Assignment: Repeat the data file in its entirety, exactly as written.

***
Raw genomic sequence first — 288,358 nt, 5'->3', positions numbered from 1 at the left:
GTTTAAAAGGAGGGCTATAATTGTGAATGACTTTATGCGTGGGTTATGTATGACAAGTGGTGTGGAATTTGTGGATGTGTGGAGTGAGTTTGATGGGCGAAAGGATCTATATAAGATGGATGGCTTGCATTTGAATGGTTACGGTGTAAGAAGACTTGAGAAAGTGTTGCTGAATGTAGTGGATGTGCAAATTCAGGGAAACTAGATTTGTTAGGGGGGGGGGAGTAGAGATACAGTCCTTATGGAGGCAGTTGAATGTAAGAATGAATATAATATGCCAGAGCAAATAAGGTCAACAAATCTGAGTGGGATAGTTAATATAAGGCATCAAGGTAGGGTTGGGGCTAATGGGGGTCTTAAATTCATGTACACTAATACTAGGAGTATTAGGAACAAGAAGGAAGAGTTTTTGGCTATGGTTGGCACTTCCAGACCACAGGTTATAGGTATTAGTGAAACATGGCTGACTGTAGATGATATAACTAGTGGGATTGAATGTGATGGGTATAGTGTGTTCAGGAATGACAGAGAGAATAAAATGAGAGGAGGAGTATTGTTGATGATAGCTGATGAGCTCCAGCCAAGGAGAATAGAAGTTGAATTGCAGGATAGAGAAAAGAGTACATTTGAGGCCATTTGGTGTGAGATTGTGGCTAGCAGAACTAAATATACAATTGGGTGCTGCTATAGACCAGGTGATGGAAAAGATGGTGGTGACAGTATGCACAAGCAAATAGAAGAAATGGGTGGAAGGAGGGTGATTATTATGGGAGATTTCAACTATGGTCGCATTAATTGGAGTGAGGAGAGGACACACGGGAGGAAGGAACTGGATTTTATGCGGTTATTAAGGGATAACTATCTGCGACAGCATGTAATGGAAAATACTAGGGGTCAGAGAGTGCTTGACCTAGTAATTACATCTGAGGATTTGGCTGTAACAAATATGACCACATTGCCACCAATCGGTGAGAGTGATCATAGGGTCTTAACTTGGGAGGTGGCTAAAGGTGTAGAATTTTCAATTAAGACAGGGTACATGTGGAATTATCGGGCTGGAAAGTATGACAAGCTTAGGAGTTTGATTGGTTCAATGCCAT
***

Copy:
Raw genomic sequence first — 288,358 nt, 5'->3', positions numbered from 1 at the left:
GTTTAAAAGGAGGGCTATAATTGTGAATGACTTTATGCGTGGGTTATGTATGACAAGTGGTGTGGAATTTGTGGATGTGTGGAGTGAGTTTGATGGGCGAAAGGATCTATATAAGATGGATGGCTTGCATTTGAATGGTTACGGTGTAAGAAGACTTGAGAAAGTGTTGCTGAATGTAGTGGATGTGCAAATTCAGGGAAACTAGATTTGTTAGGGGGGGGGGAGTAGAGATACAGTCCTTATGGAGGCAGTTGAATGTAAGAATGAATATAATATGCCAGAGCAAATAAGGTCAACAAATCTGAGTGGGATAGTTAATATAAGGCATCAAGGTAGGGTTGGGGCTAATGGGGGTCTTAAATTCATGTACACTAATACTAGGAGTATTAGGAACAAGAAGGAAGAGTTTTTGGCTATGGTTGGCACTTCCAGACCACAGGTTATAGGTATTAGTGAAACATGGCTGACTGTAGATGATATAACTAGTGGGATTGAATGTGATGGGTATAGTGTGTTCAGGAATGACAGAGAGAATAAAATGAGAGGAGGAGTATTGTTGATGATAGCTGATGAGCTCCAGCCAAGGAGAATAGAAGTTGAATTGCAGGATAGAGAAAAGAGTACATTTGAGGCCATTTGGTGTGAGATTGTGGCTAGCAGAACTAAATATACAATTGGGTGCTGCTATAGACCAGGTGATGGAAAAGATGGTGGTGACAGTATGCACAAGCAAATAGAAGAAATGGGTGGAAGGAGGGTGATTATTATGGGAGATTTCAACTATGGTCGCATTAATTGGAGTGAGGAGAGGACACACGGGAGGAAGGAACTGGATTTTATGCGGTTATTAAGGGATAACTATCTGCGACAGCATGTAATGGAAAATACTAGGGGTCAGAGAGTGCTTGACCTAGTAATTACATCTGAGGATTTGGCTGTAACAAATATGACCACATTGCCACCAATCGGTGAGAGTGATCATAGGGTCTTAACTTGGGAGGTGGCTAAAGGTGTAGAATTTTCAATTAAGACAGGGTACATGTGGAATTATCGGGCTGGAAAGTATGACAAGCTTAGGAGTTTGATTGGTTCAATGCCAT